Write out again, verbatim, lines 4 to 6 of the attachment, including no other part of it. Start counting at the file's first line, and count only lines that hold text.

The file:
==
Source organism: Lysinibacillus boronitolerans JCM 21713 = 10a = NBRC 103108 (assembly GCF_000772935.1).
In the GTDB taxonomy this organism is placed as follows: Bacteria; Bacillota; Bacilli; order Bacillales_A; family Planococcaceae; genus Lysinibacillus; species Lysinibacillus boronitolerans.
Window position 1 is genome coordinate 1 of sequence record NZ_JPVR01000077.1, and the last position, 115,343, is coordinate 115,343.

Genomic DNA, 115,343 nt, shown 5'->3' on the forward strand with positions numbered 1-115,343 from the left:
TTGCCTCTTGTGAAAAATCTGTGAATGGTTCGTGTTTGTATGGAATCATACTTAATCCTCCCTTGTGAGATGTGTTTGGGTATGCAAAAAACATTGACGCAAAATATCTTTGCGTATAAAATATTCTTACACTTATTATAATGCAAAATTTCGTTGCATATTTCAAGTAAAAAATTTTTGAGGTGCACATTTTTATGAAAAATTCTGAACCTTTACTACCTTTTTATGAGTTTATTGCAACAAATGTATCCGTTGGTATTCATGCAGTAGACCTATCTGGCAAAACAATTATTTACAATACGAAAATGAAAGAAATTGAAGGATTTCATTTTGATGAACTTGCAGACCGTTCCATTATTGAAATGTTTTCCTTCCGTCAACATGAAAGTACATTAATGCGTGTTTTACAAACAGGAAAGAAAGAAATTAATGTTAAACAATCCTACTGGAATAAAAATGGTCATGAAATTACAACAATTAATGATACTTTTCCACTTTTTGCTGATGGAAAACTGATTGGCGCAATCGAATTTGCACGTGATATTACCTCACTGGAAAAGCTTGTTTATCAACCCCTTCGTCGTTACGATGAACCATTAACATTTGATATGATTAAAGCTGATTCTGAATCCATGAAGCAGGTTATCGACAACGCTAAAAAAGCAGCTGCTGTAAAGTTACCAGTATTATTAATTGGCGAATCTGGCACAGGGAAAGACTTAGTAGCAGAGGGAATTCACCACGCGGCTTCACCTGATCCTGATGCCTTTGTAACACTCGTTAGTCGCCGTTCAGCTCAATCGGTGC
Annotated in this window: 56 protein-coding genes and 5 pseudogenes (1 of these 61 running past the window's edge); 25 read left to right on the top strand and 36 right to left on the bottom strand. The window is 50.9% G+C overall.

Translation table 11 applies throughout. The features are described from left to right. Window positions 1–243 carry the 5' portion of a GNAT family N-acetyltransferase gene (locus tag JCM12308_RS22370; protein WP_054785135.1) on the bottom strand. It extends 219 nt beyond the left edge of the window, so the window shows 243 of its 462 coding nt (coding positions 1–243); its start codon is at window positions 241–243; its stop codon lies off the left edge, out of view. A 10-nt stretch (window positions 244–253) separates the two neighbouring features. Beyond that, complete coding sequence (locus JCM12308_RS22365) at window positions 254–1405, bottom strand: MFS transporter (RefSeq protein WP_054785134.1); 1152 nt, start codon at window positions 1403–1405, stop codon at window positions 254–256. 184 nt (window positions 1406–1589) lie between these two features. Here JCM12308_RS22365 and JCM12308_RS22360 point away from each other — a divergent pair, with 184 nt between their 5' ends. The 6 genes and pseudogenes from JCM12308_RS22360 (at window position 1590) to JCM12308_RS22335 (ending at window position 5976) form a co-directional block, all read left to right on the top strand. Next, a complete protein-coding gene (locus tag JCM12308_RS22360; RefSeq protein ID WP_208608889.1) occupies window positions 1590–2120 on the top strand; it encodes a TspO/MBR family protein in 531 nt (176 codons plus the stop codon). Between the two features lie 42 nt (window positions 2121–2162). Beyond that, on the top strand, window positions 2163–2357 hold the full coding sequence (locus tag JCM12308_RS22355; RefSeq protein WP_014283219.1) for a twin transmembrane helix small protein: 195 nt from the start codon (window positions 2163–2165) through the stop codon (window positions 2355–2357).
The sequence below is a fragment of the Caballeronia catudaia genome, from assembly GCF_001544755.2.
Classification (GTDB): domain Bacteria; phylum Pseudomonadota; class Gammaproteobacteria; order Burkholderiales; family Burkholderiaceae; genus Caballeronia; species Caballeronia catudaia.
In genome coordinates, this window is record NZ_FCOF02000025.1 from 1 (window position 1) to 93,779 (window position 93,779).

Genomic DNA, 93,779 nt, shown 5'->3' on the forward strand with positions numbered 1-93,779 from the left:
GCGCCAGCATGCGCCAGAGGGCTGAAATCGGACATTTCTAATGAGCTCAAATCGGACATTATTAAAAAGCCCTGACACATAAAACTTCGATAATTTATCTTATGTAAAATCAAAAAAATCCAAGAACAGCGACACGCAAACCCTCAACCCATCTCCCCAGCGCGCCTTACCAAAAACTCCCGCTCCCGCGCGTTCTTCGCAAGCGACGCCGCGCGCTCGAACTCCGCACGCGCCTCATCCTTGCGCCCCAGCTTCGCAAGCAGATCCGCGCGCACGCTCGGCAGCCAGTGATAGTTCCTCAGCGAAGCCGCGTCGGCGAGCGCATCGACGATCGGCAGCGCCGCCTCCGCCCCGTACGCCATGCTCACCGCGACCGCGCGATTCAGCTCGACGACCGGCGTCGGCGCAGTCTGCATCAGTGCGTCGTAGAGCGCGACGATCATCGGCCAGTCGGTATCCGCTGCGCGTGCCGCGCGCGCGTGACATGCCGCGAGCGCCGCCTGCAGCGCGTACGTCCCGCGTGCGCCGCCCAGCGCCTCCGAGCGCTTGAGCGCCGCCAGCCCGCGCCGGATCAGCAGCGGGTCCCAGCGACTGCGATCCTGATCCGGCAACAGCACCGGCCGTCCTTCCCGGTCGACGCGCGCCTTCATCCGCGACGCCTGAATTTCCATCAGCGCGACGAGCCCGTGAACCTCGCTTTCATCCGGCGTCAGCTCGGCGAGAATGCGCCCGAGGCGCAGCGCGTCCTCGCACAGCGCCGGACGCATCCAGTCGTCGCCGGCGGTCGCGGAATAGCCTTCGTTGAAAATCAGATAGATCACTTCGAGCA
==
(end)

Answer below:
Genomic DNA, 115,343 nt, shown 5'->3' on the forward strand with positions numbered 1-115,343 from the left:
TTGCCTCTTGTGAAAAATCTGTGAATGGTTCGTGTTTGTATGGAATCATACTTAATCCTCCCTTGTGAGATGTGTTTGGGTATGCAAAAAACATTGACGCAAAATATCTTTGCGTATAAAATATTCTTACACTTATTATAATGCAAAATTTCGTTGCATATTTCAAGTAAAAAATTTTTGAGGTGCACATTTTTATGAAAAATTCTGAACCTTTACTACCTTTTTATGAGTTTATTGCAACAAATGTATCCGTTGGTATTCATGCAGTAGACCTATCTGGCAAAACAATTATTTACAATACGAAAATGAAAGAAATTGAAGGATTTCATTTTGATGAACTTGCAGACCGTTCCATTATTGAAATGTTTTCCTTCCGTCAACATGAAAGTACATTAATGCGTGTTTTACAAACAGGAAAGAAAGAAATTAATGTTAAACAATCCTACTGGAATAAAAATGGTCATGAAATTACAACAATTAATGATACTTTTCCACTTTTTGCTGATGGAAAACTGATTGGCGCAATCGAATTTGCACGTGATATTACCTCACTGGAAAAGCTTGTTTATCAACCCCTTCGTCGTTACGATGAACCATTAACATTTGATATGATTAAAGCTGATTCTGAATCCATGAAGCAGGTTATCGACAACGCTAAAAAAGCAGCTGCTGTAAAGTTACCAGTATTATTAATTGGCGAATCTGGCACAGGGAAAGACTTAGTAGCAGAGGGAATTCACCACGCGGCTTCACCTGATCCTGATGCCTTTGTAACACTCGTTAGTCGCCGTTCAGCTCAATCGGTGC
Annotated in this window: 56 protein-coding genes and 5 pseudogenes (1 of these 61 running past the window's edge); 25 read left to right on the top strand and 36 right to left on the bottom strand. The window is 50.9% G+C overall.